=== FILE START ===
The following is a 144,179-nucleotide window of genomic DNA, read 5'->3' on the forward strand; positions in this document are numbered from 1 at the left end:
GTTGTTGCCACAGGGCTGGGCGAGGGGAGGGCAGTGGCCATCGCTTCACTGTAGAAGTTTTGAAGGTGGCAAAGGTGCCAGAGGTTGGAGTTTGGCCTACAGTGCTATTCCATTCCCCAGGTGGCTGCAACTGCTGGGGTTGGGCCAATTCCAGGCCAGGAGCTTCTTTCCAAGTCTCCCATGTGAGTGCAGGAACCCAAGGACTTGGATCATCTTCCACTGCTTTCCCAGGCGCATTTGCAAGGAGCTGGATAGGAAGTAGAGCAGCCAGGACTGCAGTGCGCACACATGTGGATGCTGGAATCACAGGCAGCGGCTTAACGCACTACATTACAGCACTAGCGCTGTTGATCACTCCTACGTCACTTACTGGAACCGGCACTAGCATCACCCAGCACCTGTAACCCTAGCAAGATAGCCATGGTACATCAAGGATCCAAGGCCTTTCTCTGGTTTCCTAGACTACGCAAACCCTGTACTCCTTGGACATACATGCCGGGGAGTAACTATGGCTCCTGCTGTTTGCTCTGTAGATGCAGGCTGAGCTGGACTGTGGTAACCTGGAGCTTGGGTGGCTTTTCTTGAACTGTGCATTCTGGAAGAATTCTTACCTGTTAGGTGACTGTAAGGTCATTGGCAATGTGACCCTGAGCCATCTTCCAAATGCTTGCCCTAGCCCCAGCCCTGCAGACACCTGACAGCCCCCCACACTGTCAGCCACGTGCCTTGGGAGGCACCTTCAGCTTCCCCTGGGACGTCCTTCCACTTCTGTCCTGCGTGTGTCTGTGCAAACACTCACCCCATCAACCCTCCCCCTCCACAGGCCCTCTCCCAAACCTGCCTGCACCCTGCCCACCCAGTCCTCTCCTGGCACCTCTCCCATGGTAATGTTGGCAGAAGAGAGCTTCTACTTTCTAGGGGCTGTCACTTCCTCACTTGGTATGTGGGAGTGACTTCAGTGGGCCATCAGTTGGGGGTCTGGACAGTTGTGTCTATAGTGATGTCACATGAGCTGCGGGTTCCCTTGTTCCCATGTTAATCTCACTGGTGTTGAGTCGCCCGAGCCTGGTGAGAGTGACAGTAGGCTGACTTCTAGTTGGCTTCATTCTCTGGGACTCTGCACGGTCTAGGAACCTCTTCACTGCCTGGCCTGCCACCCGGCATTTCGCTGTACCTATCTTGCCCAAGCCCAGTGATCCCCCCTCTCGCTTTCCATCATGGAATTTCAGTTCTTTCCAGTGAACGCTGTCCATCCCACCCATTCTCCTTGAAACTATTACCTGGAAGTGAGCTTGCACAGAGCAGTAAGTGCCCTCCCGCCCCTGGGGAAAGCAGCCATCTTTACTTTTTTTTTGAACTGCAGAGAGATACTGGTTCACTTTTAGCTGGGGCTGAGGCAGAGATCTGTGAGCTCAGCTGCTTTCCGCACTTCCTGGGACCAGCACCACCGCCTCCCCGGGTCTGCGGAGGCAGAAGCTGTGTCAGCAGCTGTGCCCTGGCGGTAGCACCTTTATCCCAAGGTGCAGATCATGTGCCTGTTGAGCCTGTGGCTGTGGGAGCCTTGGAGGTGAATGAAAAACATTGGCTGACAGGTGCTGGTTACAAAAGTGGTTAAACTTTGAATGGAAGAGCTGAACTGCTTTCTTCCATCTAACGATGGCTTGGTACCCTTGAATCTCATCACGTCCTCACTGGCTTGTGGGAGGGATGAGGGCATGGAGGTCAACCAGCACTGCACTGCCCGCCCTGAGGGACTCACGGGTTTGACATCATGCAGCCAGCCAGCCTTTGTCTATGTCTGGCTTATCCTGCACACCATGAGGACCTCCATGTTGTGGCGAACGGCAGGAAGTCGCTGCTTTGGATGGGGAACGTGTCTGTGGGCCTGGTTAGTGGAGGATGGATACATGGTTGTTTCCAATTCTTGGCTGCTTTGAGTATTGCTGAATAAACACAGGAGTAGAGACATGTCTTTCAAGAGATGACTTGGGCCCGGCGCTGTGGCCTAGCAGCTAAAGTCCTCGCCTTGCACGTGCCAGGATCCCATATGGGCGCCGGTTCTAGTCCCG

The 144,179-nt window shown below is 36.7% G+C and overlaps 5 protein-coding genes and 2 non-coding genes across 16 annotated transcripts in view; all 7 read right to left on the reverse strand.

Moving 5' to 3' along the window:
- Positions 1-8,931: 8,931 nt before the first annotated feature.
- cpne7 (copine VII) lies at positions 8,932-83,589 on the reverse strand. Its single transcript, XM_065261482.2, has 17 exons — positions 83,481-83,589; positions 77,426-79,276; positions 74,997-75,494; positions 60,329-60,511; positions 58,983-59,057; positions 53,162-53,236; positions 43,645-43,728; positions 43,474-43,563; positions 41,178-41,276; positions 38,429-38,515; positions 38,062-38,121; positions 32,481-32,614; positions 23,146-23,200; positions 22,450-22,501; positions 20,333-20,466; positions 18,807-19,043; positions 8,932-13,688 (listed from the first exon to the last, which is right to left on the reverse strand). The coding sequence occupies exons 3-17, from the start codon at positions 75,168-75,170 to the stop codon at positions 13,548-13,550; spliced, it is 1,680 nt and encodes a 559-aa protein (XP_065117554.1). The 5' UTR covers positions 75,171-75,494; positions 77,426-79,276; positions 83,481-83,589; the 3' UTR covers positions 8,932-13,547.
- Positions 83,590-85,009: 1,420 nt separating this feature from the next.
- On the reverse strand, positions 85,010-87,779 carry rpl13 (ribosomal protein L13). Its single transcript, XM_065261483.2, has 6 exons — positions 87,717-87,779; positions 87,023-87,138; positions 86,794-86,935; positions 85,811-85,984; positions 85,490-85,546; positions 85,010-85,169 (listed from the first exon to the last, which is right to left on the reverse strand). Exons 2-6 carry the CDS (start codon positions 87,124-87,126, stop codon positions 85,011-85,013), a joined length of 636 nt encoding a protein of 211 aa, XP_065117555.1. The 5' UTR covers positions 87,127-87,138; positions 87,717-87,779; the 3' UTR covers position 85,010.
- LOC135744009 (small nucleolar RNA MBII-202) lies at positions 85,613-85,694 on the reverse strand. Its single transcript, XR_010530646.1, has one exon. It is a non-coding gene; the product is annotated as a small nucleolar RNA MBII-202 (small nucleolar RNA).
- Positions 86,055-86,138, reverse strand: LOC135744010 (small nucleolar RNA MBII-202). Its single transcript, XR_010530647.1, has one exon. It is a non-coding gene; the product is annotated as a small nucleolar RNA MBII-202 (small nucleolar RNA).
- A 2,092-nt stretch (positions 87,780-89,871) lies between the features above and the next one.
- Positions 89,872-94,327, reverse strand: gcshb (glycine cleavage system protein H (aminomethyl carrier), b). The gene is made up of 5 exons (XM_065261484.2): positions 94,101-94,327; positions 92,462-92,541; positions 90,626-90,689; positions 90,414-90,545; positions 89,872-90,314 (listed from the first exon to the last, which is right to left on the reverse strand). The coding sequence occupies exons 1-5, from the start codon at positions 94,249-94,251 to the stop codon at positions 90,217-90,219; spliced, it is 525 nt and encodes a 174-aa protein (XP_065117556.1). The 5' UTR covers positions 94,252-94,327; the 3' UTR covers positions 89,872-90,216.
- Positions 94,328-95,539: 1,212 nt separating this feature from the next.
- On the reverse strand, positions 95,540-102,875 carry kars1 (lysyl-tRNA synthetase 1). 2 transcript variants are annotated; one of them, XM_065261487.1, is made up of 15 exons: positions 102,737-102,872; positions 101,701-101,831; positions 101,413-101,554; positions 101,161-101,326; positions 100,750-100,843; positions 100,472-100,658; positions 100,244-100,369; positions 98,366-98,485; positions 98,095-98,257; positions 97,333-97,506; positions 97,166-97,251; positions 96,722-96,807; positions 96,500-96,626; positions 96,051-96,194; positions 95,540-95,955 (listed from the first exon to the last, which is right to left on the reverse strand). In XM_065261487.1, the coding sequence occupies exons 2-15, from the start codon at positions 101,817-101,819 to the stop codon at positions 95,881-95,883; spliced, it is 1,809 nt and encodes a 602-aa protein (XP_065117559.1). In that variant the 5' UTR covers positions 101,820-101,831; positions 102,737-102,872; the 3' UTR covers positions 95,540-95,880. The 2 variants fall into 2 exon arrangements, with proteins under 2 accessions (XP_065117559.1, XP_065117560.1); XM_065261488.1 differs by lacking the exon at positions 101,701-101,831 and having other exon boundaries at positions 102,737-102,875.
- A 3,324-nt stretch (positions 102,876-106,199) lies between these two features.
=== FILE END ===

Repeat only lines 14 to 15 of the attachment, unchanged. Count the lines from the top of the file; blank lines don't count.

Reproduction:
- On the reverse strand, positions 95,540-102,875 carry kars1 (lysyl-tRNA synthetase 1). 2 transcript variants are annotated; one of them, XM_065261487.1, is made up of 15 exons: positions 102,737-102,872; positions 101,701-101,831; positions 101,413-101,554; positions 101,161-101,326; positions 100,750-100,843; positions 100,472-100,658; positions 100,244-100,369; positions 98,366-98,485; positions 98,095-98,257; positions 97,333-97,506; positions 97,166-97,251; positions 96,722-96,807; positions 96,500-96,626; positions 96,051-96,194; positions 95,540-95,955 (listed from the first exon to the last, which is right to left on the reverse strand). In XM_065261487.1, the coding sequence occupies exons 2-15, from the start codon at positions 101,817-101,819 to the stop codon at positions 95,881-95,883; spliced, it is 1,809 nt and encodes a 602-aa protein (XP_065117559.1). In that variant the 5' UTR covers positions 101,820-101,831; positions 102,737-102,872; the 3' UTR covers positions 95,540-95,880. The 2 variants fall into 2 exon arrangements, with proteins under 2 accessions (XP_065117559.1, XP_065117560.1); XM_065261488.1 differs by lacking the exon at positions 101,701-101,831 and having other exon boundaries at positions 102,737-102,875.
- A 3,324-nt stretch (positions 102,876-106,199) lies between these two features.